“All human life has its seasons, and no one’s personal chaos can be permanent: winter, after all does not last forever does it? There is summer, too, and spring, and though sometimes when branches stay dark and the earth cracks with ice, one thinks they will never come, that spring, that summer, but they do, and always."
Interested in training and consultation services? If so, please contact us.
The Journey: Learning to Live with Violent Death
Author: Connie Saindon
“The Journey” is a workbook for individuals and support group facilitators that leads people through a healing process after losing a family member or friend to a violent death. Based on Ms Saindon's work with the Restorative Retelling Model as developed by Dr. Edward Rynearson. The workbook encourages readers to write about their experiences and guides their grieving and healing process. Seven anonymous writers answer the same questions based on their true stories.
Nationally, there are about 50,000 violent deaths annually. It is estimated that from that number, there are an additional ten to twelve people connected to the victim who are significantly impacted by this loss.
The book was formally released on September 25, 2014, to coincide with the National Day of Remembrance for Murder Victims.
Connie Saindon's professional as well as personal experience have given her a unique perspective that few others have. Not only did she learn first-hand about criminal death, she learned that she is a Survivor in every sense of the word. However, she also realized that little was known about the impact of murder on the survivors or their needs.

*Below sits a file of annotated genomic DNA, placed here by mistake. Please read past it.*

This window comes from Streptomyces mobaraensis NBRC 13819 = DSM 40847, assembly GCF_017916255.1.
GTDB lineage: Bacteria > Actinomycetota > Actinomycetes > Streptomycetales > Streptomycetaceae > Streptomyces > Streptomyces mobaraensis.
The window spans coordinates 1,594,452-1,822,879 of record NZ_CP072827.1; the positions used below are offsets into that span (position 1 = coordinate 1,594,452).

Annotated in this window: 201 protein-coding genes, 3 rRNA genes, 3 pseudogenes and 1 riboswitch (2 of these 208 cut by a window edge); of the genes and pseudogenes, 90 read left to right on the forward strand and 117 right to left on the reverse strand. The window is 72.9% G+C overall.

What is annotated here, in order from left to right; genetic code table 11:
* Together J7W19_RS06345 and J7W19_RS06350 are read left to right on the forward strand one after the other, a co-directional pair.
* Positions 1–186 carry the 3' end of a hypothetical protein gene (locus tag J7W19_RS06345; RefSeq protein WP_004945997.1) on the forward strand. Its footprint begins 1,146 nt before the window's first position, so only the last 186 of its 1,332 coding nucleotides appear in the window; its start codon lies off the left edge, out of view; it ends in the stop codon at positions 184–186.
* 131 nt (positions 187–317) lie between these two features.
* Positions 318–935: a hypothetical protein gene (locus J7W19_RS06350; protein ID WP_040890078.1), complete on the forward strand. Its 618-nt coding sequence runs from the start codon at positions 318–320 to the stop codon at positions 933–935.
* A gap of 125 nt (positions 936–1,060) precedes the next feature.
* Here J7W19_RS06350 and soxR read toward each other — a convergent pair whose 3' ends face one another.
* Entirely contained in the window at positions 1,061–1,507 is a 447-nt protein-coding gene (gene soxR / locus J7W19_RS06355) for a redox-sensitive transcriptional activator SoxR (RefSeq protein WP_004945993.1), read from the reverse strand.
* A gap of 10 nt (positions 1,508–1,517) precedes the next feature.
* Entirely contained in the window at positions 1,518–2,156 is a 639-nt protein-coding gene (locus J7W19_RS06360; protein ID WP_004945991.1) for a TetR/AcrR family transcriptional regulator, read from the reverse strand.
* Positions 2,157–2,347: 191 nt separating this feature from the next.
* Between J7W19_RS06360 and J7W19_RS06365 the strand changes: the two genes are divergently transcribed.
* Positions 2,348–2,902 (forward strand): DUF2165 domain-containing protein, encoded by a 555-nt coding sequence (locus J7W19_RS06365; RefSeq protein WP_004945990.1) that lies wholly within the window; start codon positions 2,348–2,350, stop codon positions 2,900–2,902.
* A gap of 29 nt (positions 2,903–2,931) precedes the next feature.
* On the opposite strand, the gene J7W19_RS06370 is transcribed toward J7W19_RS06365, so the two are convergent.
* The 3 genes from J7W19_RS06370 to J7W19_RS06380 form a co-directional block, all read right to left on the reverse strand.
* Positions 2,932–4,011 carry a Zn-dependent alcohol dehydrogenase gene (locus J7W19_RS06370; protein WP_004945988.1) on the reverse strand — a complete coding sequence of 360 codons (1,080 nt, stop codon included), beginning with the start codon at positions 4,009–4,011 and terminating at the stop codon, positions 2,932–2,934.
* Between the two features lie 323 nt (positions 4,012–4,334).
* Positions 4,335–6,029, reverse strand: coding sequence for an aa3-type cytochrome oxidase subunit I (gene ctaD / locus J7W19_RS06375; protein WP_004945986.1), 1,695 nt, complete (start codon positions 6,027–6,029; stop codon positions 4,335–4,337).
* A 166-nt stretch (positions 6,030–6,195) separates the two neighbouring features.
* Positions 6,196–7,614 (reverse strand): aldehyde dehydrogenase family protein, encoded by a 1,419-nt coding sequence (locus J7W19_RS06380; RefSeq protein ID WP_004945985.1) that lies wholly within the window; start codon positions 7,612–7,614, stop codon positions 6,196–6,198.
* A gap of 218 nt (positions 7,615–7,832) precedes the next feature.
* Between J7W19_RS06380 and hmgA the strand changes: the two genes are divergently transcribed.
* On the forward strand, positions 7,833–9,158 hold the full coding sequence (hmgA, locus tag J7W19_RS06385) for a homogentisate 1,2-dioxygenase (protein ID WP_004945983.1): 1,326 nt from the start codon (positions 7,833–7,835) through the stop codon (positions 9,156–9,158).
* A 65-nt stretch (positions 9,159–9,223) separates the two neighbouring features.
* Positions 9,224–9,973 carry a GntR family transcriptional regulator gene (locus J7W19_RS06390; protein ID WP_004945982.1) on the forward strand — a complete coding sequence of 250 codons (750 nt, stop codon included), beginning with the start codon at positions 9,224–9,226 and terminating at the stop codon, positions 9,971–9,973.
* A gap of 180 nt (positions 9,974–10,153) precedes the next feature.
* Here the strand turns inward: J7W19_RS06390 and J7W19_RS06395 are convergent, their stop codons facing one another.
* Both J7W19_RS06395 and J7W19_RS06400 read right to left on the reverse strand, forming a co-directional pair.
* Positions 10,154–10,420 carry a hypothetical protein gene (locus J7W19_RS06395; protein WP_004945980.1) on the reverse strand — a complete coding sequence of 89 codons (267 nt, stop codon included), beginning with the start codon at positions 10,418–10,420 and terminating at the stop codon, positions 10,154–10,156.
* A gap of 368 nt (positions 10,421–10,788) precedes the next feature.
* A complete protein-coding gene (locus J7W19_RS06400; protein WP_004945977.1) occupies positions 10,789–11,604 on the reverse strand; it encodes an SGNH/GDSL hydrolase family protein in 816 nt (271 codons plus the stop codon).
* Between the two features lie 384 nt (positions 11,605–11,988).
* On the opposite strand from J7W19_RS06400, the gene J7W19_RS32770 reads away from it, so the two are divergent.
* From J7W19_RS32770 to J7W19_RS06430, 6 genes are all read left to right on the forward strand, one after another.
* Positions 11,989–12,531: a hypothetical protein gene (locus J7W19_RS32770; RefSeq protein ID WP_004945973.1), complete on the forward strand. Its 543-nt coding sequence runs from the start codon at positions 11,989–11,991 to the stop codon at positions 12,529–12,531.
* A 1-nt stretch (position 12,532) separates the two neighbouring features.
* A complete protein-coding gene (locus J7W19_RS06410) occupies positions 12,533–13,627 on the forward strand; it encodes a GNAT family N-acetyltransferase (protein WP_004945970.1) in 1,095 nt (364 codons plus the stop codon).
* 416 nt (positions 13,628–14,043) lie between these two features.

Murder Survivor's Handbook: Real-Life Stories, Tips & Resources fills that void for the Survivors, the co-victims of murder. This book provides information, resources, and strategies for learning to live with the aftermath of a homicide, including safety issues, dealing with the criminal justice system, addressing the news media, and coping with traumatic grief, while preserving the memory of a loved one.
In the book, Survivor Writers describe their own experiences and, through their tips and suggestions, lend a helping hand to those who follow in their footsteps.
The Foreword to the book is written by Edward Rynearson, MD, Medical Director, Separation and Loss Services Program, Virginia Mason Medical Center in Seattle, WA, and the author of Retelling Violent Death.
Violent Death: Resilience and Intervention Beyond the Crisis Author: Edward K. Rynearson, MD. Contributing authors include: Figley, Shear, Lord, Saindon, Salloum, Neimeyer and many more.